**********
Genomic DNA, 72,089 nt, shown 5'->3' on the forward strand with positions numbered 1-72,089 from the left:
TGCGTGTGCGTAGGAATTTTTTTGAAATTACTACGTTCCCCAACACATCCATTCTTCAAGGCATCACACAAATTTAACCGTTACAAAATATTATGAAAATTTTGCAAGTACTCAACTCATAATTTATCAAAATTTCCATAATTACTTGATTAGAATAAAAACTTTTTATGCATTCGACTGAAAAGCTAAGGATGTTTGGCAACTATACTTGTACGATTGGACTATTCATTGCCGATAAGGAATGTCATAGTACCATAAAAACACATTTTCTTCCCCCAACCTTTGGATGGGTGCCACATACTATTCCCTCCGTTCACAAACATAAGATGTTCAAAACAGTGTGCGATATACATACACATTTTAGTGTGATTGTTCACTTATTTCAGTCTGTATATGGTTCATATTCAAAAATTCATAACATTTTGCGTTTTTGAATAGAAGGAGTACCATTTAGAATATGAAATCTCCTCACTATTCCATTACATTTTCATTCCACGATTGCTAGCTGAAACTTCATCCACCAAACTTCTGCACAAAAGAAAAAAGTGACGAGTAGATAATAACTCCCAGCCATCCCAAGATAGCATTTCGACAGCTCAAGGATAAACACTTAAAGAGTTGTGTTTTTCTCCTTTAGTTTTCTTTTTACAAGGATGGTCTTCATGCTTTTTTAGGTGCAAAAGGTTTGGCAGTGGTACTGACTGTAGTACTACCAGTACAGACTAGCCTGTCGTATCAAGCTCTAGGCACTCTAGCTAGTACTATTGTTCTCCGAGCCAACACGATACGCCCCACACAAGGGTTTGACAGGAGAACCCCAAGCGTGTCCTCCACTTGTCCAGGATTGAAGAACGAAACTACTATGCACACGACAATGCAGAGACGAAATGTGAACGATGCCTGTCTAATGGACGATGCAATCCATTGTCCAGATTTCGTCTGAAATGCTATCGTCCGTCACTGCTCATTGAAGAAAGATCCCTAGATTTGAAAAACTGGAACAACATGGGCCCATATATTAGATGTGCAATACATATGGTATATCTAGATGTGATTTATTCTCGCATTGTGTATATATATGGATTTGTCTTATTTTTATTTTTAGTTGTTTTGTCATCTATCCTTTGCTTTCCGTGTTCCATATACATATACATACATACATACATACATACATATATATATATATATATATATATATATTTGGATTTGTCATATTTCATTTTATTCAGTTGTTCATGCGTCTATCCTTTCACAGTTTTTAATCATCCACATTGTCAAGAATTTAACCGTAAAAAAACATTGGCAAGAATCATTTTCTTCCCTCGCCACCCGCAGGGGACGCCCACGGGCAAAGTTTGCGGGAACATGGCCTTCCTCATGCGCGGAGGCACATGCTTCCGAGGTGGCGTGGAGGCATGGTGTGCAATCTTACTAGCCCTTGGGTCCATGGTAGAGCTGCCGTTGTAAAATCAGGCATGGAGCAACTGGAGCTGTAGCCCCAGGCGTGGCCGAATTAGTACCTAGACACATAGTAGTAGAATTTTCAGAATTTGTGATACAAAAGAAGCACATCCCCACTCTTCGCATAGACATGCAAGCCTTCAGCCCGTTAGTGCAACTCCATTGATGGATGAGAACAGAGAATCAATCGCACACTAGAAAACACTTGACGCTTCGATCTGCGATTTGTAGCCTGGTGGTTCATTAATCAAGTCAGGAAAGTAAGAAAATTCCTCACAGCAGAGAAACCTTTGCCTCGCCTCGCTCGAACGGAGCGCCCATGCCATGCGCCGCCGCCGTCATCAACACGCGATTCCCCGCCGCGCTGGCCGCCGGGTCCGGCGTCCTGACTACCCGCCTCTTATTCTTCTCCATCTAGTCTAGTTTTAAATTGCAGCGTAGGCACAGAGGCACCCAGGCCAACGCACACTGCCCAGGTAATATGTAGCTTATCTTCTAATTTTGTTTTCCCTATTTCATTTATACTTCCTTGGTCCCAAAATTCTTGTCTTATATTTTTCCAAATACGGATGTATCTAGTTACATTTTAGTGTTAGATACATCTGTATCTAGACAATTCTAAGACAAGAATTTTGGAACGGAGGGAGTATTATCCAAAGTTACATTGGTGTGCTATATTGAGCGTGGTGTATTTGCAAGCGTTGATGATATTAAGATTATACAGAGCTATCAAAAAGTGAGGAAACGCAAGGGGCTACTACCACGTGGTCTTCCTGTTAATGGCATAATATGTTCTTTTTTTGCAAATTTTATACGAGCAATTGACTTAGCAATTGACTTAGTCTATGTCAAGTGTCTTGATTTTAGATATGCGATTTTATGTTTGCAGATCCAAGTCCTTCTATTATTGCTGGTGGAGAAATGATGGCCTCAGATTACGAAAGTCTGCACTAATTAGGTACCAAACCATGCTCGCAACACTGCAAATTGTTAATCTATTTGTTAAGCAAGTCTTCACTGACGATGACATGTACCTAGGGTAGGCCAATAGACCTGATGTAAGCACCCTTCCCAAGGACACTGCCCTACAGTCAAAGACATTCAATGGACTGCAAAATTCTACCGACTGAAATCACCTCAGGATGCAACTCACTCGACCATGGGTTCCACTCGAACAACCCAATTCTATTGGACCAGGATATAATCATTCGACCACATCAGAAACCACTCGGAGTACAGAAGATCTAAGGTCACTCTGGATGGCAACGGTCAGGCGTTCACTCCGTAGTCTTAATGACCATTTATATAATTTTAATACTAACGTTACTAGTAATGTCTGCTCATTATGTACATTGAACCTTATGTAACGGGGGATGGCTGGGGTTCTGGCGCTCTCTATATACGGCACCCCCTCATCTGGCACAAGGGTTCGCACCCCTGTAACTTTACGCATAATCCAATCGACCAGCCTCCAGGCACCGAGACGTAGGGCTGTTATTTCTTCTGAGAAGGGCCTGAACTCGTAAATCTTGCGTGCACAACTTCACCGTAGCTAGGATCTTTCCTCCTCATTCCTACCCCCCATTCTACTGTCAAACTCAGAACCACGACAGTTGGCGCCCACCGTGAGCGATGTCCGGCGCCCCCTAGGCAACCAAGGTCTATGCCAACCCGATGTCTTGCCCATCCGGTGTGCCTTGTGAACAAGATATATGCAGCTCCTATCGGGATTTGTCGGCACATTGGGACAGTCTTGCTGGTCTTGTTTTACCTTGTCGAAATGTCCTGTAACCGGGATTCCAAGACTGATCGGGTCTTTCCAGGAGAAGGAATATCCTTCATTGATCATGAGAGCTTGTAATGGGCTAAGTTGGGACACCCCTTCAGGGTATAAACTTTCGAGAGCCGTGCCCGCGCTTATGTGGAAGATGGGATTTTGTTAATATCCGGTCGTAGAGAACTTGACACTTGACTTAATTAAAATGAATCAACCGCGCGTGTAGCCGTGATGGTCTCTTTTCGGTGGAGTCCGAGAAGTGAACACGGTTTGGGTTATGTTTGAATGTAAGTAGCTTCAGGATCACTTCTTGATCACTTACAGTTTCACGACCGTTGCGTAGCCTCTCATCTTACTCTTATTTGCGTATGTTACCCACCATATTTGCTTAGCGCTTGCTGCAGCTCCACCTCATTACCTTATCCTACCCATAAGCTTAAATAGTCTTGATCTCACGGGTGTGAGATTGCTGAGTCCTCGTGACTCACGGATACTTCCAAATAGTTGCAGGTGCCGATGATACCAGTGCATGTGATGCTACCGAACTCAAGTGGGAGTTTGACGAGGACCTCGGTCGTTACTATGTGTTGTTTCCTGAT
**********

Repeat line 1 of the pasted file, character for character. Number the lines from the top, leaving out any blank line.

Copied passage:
Genomic DNA, 72,089 nt, shown 5'->3' on the forward strand with positions numbered 1-72,089 from the left: